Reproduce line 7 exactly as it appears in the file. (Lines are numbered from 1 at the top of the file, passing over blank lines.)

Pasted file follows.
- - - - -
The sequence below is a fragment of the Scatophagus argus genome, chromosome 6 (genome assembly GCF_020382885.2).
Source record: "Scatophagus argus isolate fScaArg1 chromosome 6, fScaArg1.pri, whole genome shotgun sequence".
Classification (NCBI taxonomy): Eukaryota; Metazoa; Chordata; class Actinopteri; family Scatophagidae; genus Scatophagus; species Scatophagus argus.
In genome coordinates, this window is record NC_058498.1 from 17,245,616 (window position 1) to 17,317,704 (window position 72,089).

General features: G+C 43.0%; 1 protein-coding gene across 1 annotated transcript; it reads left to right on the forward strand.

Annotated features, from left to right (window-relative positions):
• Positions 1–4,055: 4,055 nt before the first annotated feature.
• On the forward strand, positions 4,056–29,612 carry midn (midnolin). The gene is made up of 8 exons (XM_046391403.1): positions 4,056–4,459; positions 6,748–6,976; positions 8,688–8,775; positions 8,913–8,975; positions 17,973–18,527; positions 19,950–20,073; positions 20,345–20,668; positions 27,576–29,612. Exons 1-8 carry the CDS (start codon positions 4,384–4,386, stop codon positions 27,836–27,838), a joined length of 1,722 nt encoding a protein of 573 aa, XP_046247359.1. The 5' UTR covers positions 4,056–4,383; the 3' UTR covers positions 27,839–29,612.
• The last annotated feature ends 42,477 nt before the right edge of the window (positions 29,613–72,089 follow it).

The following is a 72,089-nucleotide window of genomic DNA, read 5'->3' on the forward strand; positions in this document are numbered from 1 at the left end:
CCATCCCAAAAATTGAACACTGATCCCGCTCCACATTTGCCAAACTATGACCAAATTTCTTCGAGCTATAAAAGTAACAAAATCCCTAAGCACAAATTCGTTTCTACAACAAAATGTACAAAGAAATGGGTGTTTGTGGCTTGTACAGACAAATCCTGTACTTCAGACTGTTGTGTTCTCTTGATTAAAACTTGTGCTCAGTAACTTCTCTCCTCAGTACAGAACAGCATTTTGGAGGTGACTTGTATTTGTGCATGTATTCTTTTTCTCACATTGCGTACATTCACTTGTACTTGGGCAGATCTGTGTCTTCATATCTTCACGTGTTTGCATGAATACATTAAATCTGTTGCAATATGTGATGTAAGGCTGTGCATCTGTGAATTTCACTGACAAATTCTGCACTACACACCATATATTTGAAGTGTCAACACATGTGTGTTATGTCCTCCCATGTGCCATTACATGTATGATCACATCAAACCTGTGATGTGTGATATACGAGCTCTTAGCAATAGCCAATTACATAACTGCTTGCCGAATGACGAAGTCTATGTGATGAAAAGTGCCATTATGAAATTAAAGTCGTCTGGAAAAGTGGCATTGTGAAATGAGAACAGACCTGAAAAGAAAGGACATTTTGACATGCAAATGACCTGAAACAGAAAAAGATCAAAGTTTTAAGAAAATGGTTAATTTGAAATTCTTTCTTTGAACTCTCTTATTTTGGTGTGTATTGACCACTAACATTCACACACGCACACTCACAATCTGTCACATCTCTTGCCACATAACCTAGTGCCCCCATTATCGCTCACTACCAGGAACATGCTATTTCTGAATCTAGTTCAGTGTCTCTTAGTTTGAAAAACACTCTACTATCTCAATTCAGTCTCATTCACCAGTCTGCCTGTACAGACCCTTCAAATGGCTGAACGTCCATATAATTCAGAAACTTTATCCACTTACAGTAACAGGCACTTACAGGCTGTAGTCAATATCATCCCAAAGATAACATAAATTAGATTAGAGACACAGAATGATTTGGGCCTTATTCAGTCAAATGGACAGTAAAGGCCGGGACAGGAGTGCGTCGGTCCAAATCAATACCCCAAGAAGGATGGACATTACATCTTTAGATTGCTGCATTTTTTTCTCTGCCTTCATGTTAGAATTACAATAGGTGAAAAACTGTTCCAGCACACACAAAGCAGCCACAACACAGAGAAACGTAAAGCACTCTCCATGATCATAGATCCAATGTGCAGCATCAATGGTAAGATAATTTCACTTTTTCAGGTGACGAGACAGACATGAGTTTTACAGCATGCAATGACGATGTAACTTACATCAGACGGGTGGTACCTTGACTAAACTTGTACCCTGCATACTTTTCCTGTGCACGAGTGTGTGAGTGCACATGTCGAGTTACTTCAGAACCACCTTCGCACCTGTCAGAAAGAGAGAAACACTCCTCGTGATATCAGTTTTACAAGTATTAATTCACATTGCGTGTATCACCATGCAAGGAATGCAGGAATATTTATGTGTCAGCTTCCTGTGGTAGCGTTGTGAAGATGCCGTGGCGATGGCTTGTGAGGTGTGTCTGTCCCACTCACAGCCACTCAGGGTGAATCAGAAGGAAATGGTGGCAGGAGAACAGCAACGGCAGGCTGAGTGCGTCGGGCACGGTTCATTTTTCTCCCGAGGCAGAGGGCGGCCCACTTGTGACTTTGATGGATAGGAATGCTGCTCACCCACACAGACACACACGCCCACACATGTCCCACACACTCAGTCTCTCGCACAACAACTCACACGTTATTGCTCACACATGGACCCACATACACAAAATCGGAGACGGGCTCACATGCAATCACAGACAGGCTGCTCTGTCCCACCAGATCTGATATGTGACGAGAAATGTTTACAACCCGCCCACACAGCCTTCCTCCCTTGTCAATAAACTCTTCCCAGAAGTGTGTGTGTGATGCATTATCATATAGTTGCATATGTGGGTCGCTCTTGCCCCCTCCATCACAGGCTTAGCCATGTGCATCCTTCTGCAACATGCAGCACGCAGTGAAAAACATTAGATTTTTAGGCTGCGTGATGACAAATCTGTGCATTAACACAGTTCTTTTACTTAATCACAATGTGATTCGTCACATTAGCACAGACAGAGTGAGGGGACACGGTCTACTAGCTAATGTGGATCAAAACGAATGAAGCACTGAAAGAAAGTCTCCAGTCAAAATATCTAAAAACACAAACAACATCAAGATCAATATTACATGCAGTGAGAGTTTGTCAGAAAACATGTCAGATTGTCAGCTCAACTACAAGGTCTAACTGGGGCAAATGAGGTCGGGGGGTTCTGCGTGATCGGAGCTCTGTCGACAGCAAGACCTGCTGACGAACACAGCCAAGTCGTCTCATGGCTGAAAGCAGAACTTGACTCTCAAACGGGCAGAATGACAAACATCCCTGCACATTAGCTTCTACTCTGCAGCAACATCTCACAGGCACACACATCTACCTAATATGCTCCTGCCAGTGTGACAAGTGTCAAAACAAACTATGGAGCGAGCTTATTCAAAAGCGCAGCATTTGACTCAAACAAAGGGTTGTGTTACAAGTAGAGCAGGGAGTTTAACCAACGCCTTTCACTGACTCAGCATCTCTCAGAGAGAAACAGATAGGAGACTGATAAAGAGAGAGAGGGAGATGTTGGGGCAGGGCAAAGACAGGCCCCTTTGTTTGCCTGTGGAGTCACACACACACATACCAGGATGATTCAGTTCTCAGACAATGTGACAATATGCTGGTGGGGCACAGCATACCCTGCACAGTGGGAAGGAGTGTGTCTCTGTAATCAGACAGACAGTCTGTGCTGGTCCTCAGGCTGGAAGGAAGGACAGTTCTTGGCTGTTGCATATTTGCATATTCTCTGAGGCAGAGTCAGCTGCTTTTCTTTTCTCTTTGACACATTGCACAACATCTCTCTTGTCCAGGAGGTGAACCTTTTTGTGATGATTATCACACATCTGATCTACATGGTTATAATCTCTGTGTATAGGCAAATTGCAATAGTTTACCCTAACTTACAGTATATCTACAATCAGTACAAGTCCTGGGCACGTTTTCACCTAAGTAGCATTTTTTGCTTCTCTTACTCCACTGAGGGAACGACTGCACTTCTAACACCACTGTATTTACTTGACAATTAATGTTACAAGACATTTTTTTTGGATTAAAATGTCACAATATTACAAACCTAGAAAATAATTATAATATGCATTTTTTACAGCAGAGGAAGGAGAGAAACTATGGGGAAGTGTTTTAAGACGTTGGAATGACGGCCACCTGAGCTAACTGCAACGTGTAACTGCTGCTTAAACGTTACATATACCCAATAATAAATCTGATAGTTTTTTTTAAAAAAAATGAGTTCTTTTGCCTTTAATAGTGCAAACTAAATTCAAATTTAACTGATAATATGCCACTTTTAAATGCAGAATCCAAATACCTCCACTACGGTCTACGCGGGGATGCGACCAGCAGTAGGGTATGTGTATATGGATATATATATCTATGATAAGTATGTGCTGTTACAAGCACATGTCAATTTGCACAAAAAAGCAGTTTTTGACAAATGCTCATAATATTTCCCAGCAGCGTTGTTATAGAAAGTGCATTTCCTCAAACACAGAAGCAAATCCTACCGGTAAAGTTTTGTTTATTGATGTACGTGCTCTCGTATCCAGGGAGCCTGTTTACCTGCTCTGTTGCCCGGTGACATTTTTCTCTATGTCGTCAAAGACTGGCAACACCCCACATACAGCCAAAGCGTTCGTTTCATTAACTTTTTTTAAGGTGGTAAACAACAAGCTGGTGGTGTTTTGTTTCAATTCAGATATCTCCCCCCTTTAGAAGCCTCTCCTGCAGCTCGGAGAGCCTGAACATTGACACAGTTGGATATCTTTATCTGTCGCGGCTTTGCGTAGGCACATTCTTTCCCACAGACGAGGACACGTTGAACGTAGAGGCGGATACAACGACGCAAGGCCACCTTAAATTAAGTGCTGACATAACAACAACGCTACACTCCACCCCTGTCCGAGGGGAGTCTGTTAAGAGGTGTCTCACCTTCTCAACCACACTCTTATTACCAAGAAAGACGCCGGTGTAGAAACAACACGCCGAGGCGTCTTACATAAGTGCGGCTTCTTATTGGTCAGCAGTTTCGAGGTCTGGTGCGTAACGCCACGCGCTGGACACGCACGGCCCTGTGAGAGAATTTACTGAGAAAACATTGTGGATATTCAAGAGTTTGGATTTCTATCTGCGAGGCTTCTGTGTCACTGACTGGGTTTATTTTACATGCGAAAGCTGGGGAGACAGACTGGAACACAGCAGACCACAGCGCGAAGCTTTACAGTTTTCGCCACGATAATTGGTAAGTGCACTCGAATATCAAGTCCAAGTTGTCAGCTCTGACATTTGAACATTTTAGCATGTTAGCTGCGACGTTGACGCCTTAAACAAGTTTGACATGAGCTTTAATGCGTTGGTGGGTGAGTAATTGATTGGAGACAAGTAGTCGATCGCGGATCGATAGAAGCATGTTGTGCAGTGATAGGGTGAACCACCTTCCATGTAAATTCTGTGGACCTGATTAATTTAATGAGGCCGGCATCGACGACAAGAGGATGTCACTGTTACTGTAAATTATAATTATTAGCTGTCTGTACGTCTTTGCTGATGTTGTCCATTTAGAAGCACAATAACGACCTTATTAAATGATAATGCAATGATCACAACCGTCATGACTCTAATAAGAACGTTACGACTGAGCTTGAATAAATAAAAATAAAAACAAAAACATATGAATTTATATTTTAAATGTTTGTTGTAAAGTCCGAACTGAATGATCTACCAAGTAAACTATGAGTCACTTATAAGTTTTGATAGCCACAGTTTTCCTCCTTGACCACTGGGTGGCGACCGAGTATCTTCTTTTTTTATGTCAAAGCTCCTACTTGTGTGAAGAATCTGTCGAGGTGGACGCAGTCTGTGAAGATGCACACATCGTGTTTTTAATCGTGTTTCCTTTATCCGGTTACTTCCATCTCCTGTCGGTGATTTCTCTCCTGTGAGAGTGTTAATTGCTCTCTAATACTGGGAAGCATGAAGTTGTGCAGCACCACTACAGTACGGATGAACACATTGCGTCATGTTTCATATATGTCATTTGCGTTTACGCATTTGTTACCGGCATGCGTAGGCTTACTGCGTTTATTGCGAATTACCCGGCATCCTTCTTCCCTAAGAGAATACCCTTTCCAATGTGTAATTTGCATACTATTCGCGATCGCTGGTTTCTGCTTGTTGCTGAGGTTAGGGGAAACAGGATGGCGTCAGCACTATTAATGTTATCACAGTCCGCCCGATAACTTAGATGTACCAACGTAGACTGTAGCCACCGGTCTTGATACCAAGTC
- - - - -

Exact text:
• Positions 1–4,055: 4,055 nt before the first annotated feature.